use async.mapSeries for --slow installs #4553

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deoxxa commented Jan 27, 2014

This is clearly a ridiculous pull request, and I don't expect it to be accepted. What I would like, however, is to call attention to the fact that during an install operation on a large project, the cpu and memory consumption of npm borders on obscene. I have several projects now that have too many dependencies (about 30 top-level items) to install properly in their production environments, because the environments are allocated according to the resource consumption of the projects themselves and not the installation process.

Rather than installing everything on another system, then moving the resulting files over to the destination system (which is basically what I'm doing now), I'd like it if I could tell npm to just cool it a little bit and maybe not go completely hambone trying to install everything it possibly can at once. This is a proof-of-concept of that idea, in that with this patch applied, and using the --slow install option introduced therein, I am able to perform a successful installation of the aforementioned projects in their production environments.

With this patch applied, the install time for browserify (chosen as a commonly-used project with a lot of dependencies) jumps from about a minute to over 15 minutes, which is obviously unacceptable for most use cases. For my case, it's perfectly fine, because there is a delayed, staggered install process anyway across multiple nodes, and this is just some additional latency in that process getting started.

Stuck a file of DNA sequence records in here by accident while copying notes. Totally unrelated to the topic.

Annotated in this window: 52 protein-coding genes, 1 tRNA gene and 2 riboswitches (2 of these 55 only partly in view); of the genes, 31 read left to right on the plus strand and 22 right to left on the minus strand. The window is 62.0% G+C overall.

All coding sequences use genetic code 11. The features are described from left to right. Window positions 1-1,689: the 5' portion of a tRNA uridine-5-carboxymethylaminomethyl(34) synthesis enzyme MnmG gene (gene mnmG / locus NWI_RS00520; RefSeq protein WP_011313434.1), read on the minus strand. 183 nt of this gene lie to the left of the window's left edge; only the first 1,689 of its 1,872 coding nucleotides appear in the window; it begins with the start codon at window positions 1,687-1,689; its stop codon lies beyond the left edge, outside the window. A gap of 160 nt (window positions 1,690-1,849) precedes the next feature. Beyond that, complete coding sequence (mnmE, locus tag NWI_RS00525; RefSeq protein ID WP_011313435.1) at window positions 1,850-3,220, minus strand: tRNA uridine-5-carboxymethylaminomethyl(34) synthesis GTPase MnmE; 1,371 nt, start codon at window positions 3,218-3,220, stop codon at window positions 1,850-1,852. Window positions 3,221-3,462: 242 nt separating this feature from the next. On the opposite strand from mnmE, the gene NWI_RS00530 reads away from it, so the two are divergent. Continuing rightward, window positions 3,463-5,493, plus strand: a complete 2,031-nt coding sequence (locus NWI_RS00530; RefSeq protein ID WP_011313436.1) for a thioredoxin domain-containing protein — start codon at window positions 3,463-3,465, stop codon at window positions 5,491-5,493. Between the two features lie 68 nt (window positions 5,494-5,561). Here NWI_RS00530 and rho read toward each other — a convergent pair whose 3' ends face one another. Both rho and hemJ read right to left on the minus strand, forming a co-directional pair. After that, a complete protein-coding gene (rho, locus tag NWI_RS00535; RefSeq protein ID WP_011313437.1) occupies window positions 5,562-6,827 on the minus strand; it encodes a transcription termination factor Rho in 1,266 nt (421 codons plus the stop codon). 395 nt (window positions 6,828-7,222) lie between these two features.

maybe a flag to set a concurrency limit would be sane, caolan/async has this baked in as mapLimit

domenic commented Jan 27, 2014

maybe a flag to set a concurrency limit would be sane

I was going to say, I feel like I've seen such a flag around the npm docs somewhere...

deoxxa commented Jan 27, 2014

I had a look at that, but because of the way that the asyncMap calls are nested in install.js, each trip down the dependency tree potentially involves expanding the active operations to 2^depth-1 (as a worst case).

EDIT: actually, that's incorrect. It'd be depth^n I think... Either way, not constant. There'd need to be some kind of a queue with a limited number of active jobs to make it a constant value.


overall I think this is a valid concern for low power devices, e.g. there were issues around this when deploying on ninjablocks.

isaacs commented Feb 17, 2014

This is a completely valid concern, but accepting this pull request is rather problematic.

If we decide to do this, I'd like to do it in stages.